China Will Execute Its Environmental Protection Despite Slowing Economy


The latest news, including the disappointing economic statistics of China, its first ever bond default and the more slowing of its economy in the coming years predicted by IMF, cast doubts on whether its war against pollution, declared on March 5 in the opening of the annual meeting of National People’s Congress, can be carried out as effectively as planned. But experts say the slowing of the economy is necessary for the economic structure transformation critical to the long-term economic health of China, and the bond default can actually be a good sign that the government is carrying out the reform on credit allocation, and the long-term outlook of economy for China is solid. China is ready to go through the pain of growth to reach the next stage of economy, in which the industrial sector is energy-efficient, the service sector is dominant, and the pollution in the many fronts today would be off the minds of its citizens. China will execute the environmental protection plans unveiled so far, in particular the reform on the criteria for promoting local officials, despite the economy is slowing.

The environmental problems in China are often compared to these in earlier development stages of the current developed countries. For example, most Chinese cities are equal or less polluted than cities in Japan in 1960. And people are hoping China would soon experience the cleansing of the environment, similar to the “Japanese Environmental Miracle” happened from 1965 to 1985. Japan did it because the it reformed the system to make the local concerns matter in the local governments, moved away from coal, and accumulated enough wealth to force pollution control methods in industries. How to make local concerns of environment matter in the local governments is the most difficult challenge for China on its quest to duplicate this miracle.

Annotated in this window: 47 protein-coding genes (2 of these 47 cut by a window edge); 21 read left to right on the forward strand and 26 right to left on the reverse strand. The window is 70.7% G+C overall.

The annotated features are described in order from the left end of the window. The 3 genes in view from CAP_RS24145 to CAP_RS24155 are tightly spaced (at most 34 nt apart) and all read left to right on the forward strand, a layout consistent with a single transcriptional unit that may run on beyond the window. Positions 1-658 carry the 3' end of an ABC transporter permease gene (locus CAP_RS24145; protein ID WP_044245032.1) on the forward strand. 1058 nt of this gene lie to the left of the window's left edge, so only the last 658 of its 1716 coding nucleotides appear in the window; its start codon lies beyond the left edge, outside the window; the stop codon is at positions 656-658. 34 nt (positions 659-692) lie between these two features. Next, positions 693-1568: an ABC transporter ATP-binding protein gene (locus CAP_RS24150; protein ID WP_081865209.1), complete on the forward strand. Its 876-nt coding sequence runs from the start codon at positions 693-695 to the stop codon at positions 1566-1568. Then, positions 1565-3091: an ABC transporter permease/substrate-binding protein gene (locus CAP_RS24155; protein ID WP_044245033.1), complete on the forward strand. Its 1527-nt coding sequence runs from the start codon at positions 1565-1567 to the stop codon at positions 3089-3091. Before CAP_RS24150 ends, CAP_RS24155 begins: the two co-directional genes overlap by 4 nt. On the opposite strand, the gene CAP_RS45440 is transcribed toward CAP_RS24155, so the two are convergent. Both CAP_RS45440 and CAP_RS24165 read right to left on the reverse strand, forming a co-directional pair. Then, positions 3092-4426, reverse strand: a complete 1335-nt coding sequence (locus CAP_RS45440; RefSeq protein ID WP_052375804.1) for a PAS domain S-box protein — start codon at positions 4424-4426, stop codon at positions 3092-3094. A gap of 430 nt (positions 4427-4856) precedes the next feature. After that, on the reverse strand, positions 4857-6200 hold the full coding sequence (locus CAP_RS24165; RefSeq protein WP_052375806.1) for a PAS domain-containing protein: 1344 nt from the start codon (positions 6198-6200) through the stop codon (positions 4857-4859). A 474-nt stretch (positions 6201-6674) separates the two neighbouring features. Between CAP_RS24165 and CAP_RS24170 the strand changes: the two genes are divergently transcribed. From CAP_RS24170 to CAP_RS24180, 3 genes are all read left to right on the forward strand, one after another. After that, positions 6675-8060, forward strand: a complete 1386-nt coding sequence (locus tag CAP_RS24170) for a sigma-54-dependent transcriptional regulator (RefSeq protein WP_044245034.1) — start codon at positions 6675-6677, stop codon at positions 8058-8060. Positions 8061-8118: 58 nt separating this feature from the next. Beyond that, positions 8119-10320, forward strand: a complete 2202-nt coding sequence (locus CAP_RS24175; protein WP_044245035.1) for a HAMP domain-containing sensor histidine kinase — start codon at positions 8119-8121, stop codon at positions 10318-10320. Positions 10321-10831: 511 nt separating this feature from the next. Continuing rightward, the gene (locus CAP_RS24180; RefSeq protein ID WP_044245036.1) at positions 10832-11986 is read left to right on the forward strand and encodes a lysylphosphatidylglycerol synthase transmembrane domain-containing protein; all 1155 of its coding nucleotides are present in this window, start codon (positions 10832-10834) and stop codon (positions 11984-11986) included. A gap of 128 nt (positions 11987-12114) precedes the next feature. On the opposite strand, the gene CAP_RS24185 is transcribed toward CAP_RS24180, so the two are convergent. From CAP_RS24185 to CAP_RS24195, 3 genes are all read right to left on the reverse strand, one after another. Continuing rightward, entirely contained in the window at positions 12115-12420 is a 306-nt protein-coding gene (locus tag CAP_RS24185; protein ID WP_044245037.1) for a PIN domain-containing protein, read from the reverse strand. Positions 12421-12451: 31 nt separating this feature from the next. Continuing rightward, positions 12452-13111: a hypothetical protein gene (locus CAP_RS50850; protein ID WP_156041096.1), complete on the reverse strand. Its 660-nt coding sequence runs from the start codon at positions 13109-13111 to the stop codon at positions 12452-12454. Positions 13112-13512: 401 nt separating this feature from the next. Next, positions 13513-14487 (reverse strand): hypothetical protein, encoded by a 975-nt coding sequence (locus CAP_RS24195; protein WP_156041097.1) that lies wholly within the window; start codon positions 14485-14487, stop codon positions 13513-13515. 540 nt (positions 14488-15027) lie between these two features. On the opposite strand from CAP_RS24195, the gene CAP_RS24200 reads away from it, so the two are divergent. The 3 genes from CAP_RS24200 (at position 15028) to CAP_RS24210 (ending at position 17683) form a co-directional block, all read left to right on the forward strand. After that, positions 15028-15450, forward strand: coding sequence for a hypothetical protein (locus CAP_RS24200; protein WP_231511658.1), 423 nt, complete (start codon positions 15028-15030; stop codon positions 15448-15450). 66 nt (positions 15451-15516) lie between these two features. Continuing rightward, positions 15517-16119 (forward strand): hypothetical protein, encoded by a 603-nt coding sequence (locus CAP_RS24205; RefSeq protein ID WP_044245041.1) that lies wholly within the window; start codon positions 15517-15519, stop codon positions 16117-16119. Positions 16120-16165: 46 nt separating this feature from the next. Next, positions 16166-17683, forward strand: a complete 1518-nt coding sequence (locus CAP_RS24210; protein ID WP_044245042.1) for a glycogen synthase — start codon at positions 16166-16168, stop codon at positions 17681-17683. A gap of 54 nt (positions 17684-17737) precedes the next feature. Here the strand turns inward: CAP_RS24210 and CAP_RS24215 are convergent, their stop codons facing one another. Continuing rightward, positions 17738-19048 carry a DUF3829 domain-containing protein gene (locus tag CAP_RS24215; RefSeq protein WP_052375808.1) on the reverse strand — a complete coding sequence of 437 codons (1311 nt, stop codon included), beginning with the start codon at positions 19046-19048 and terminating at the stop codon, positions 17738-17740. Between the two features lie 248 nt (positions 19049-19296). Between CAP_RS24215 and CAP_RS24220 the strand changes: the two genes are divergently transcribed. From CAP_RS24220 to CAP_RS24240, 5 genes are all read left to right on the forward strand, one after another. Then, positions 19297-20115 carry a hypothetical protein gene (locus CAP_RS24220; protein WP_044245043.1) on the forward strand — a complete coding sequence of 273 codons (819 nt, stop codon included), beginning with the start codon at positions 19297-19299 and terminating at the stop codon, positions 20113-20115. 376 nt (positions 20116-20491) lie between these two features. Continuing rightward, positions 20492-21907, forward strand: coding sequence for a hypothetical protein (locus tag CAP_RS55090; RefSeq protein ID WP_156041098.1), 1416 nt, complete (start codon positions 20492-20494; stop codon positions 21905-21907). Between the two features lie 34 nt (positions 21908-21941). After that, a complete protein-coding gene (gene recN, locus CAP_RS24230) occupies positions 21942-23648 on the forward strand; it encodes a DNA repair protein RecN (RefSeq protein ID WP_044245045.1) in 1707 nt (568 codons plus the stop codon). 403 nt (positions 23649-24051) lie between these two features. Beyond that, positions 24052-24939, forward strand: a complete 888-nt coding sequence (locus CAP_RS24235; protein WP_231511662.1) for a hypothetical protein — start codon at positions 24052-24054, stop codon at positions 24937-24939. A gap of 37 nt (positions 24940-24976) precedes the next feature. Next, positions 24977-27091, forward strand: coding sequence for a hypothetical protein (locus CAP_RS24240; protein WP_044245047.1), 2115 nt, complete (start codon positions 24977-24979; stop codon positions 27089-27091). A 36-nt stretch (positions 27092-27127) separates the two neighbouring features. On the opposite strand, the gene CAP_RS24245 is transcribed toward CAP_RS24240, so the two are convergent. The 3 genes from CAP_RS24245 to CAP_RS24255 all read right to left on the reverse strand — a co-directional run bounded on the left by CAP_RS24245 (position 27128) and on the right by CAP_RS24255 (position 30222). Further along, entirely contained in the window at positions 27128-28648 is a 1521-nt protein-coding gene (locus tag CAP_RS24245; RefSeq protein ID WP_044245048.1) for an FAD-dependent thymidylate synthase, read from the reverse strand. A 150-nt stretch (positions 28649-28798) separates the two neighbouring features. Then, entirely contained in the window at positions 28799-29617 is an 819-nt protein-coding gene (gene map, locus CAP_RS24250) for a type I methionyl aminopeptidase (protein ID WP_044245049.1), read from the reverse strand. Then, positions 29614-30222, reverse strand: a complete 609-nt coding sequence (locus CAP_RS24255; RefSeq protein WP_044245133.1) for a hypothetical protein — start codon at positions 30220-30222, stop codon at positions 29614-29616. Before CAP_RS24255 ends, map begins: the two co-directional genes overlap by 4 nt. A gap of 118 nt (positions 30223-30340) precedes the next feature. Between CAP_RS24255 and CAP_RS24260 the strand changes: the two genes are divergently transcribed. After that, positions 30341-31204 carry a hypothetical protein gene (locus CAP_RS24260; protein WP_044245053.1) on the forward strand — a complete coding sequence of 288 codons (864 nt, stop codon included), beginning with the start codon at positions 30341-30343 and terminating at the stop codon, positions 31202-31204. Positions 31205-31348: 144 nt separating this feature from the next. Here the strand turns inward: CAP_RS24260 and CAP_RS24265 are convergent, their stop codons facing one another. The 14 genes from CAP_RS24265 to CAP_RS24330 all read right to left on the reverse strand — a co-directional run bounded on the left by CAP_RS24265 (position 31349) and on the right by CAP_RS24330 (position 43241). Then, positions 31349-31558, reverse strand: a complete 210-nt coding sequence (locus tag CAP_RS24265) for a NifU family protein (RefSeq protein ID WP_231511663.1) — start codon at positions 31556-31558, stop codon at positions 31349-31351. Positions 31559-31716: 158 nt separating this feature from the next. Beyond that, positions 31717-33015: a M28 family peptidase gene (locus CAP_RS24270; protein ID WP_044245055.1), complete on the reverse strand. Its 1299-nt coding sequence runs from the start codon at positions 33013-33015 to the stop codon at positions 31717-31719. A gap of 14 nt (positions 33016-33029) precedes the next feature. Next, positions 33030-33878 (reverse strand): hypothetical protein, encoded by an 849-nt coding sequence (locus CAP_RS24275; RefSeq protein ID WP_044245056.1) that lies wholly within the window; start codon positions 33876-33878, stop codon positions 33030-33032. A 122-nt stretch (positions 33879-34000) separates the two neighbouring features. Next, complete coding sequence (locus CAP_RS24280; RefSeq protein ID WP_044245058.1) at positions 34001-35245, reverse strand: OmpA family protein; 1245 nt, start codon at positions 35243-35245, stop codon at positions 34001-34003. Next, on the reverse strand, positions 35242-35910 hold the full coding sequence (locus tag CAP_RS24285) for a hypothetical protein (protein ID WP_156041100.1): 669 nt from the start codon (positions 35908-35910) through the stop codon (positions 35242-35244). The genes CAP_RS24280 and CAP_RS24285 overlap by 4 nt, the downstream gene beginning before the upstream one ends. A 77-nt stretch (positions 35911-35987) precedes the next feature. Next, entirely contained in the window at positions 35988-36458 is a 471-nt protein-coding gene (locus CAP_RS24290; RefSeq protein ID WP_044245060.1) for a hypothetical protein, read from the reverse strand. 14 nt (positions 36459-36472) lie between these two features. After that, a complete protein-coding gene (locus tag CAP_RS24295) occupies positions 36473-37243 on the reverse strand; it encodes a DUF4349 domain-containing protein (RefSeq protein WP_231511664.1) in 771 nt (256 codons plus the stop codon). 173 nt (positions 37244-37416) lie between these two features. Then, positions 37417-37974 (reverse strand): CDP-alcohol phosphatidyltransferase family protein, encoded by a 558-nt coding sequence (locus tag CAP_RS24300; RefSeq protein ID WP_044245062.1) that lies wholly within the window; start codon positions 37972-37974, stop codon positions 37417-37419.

The efforts from China to diversify its energy sector are evident: its hydro-power is huge and will continue to develop, its plan for new nuclear power stations is the most ambitious in the world, and its investment in renewable energy is far more than any other countries. But coal still accounts for most of its electricity generation and the coal consumption is projected to continue rising this year. To solve the smog from burning coal, China is in the process of closing outdated coal-fired furnaces in power plants and in cement and steel industries, and has been charging forward with new plants for coal-to-gas conversion and new pipelines to transport the synthetic natural gas (SNG) to power plants in urban centers that are retrofired with gas-fuel furnaces. The water-intensive and greenhouse gas-intensive process of SNG means China merely exchanges one form of environmental crisis for another at this current stage. Just to stay focused on smog-air, although China has no plan to part with coal, the result of its SNG plants will cleanse the air, comparable to the result of the energy shift moving away from coal Japan made starting 1965.